Afghan apathy

"Afghan apathy" Continued...

Issue: "The Purge," Sept. 12, 2009

Karzai himself has made no secret of making deals with warlords, especially in the election runup. When Gen. Rashid Dostum, the Uzbek military commander with a reputation for extreme brutality, returned from Turkey in August to campaign on Karzai's behalf, U.S. special envoy Richard Holbrooke called his presence "appalling." Dostum is accused of ordering and destroying evidence of a massacre of 2,000 Taliban fighters who surrendered to U.S. and Afghan forces in 2001. Another reputed Uzbek warlord, Nagiballah Amani, is Karzai's minister of water and energy affairs.

Joya does not believe bestowing titles on the militants confers reliability: "After 9/11 they united but now they are against each other for power." Nevertheless, such alliances, she said, are a key reason Karzai signed in February a controversial law governing Shiites, who make up less than 20 percent of Afghanistan's population. Besides barring Shia women from having custody of their children, it permits child marriage and prohibits a woman from refusing to have sex with her husband unless she is ill. President Barack Obama called the law "abhorrent," as did many international groups, but Joya and others say Karzai pushed the bill through parliament to win votes from minority-and extremist-factions who endorsed it.

Despite distasteful alliances, Karzai continues to win approval from allies abroad and voters at home who fear the country's further unraveling under someone else. But Joya said she believes "the silence of good people is worse than the action of bad people," and that stay-at-home voters were signaling their distrust of the current regime and the two lead challengers, both of whom held posts under Karzai.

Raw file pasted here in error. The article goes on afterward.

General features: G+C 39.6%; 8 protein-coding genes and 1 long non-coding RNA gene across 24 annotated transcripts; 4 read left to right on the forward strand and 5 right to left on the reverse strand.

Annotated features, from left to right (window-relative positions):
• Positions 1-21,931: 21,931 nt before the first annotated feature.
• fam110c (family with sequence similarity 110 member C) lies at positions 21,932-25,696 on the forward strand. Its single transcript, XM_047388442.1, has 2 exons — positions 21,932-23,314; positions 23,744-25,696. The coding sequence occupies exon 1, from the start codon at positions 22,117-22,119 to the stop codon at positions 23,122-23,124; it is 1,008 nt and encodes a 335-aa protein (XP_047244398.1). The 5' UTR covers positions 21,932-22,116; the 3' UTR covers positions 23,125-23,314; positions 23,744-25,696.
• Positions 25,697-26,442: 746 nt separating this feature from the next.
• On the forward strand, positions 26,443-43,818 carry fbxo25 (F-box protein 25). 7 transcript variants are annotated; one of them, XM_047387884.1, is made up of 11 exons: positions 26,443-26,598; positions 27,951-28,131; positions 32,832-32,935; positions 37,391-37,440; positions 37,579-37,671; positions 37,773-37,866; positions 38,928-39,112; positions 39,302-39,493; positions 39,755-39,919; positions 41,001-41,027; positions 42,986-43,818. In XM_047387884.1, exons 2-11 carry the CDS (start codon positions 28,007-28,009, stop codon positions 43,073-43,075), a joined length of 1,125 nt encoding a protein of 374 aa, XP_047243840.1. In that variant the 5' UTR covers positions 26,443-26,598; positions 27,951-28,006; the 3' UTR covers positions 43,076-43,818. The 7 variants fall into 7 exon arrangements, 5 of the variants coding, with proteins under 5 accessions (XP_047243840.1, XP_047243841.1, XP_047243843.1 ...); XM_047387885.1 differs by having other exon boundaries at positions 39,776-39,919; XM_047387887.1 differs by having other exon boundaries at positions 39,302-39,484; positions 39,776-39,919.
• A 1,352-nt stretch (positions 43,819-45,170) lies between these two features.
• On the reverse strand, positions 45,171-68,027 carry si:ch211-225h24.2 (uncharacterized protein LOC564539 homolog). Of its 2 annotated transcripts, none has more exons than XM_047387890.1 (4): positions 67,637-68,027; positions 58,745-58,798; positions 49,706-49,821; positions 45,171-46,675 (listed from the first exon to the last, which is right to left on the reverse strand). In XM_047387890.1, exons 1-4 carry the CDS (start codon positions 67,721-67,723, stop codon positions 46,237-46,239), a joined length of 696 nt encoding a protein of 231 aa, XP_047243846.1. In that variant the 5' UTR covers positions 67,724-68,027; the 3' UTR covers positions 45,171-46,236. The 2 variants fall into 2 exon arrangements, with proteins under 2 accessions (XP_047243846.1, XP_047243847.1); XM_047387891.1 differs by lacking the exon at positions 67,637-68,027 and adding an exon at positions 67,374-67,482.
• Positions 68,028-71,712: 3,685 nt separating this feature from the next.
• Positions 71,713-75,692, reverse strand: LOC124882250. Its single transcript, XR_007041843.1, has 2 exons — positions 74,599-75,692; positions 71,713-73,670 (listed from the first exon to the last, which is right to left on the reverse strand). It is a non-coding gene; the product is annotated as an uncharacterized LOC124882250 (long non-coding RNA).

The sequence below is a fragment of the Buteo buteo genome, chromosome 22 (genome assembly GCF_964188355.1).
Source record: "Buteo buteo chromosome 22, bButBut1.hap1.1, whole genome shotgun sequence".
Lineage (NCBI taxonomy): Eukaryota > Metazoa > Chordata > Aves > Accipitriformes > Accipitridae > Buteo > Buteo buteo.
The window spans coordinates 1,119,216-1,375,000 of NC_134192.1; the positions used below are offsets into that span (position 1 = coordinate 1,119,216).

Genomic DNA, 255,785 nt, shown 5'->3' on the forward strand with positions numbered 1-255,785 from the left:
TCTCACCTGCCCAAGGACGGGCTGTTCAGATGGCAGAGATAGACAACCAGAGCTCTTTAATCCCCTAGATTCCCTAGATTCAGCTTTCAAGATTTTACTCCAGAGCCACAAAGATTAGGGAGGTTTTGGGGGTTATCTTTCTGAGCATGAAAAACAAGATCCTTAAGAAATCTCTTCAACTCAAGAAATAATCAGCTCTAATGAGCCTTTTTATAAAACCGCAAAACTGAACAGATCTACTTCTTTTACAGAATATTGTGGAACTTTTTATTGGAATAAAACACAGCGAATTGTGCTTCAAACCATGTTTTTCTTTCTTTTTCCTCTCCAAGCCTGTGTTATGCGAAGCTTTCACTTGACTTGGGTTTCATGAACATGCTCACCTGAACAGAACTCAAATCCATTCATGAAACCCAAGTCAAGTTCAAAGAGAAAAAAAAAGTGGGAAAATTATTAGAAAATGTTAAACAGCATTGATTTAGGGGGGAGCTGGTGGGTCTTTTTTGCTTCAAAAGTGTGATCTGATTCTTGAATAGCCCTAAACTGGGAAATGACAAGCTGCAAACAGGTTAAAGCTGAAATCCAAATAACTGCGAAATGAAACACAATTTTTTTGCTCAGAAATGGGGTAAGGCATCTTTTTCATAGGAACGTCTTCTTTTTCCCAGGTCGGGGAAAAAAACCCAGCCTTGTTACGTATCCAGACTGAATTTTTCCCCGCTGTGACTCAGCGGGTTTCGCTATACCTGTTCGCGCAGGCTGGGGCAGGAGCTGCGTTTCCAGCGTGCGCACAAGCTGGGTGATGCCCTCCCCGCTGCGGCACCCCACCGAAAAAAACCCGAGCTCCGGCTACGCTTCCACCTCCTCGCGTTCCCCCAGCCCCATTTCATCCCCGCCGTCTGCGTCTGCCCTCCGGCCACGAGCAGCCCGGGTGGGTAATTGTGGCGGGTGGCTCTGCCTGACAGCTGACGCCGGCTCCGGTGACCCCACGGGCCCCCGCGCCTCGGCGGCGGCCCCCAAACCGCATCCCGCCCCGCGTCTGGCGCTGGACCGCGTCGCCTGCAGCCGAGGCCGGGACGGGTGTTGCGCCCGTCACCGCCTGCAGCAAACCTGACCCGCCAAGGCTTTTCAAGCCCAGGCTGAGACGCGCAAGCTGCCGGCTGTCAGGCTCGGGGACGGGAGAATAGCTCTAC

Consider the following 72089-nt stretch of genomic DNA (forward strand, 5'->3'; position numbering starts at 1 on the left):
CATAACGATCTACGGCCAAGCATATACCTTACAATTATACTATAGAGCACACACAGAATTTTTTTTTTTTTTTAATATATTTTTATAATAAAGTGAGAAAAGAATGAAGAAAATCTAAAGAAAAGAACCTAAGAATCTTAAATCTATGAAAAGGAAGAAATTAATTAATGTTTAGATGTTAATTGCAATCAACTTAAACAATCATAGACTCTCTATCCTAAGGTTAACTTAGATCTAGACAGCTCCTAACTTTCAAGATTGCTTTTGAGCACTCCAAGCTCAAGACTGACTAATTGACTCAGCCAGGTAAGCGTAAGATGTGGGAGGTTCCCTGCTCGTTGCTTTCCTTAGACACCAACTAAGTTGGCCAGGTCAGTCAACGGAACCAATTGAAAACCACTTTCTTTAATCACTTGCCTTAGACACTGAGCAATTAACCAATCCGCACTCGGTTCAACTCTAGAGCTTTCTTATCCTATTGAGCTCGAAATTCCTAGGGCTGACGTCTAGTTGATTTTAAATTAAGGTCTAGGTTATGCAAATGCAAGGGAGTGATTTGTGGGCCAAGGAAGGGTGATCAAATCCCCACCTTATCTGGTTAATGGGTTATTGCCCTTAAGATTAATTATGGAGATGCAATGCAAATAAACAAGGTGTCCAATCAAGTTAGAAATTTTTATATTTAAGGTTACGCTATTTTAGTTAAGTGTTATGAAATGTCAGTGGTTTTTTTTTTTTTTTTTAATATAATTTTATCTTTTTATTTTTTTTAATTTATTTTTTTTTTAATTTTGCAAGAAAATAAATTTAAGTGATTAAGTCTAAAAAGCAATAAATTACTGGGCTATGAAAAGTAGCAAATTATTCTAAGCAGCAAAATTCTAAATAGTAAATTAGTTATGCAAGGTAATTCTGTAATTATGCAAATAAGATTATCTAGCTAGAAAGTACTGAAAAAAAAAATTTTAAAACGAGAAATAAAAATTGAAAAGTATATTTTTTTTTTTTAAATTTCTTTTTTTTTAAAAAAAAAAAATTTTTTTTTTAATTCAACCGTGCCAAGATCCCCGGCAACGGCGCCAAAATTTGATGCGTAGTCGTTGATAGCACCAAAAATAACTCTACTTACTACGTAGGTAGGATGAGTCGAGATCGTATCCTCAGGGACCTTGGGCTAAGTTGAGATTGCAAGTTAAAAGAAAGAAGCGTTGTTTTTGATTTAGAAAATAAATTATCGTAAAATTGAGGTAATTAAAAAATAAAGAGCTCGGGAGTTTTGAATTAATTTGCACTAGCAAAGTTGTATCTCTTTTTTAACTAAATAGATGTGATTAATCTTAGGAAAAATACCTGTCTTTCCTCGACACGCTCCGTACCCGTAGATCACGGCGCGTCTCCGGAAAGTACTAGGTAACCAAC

One reason Joya's campaign resonates with growing numbers of Afghans is that they are her generation. Median age in the country is 17.6 years old. "This is a young population, and many young Afghans would like to see a break from the former warlords that still loom so large over the political scene here," said Rachel Reid, Afghanistan researcher for Human Rights Watch.

To retain his grip on power, Karzai "has relied more and more on doing deals with the old power brokers, former warlords, fundamentalists," she said. "To move the country forward there needs to be a real break with the past, a more democratic and transparent way of governing. Only then might he earn the support of the people and rely less on the support of criminal networks and warlords."

To average Afghans the incumbent is steadfastly arm-locked to the United States. Six weeks into the U.S. invasion in 2001, he became chairman of the transitional administration. He served as interim president from 2002 until he won election in 2004. He now symbolizes to many not only a stagnant political operation but an unending war led by U.S. forces.

That war is likely to get hotter before the year is out. U.S. commander in Afghanistan Gen. Stanley A. McChrystal, scheduled to deliver a war assessment in Washington by Sept. 1, is likely to formally ask for more troops. With post-election deaths of U.S. soldiers, the U.S.-led NATO coalition has lost more soldiers and Marines this year than in all of 2008. And August is likely to be the deadliest month for American troops since the war in Afghanistan began nearly eight years ago.


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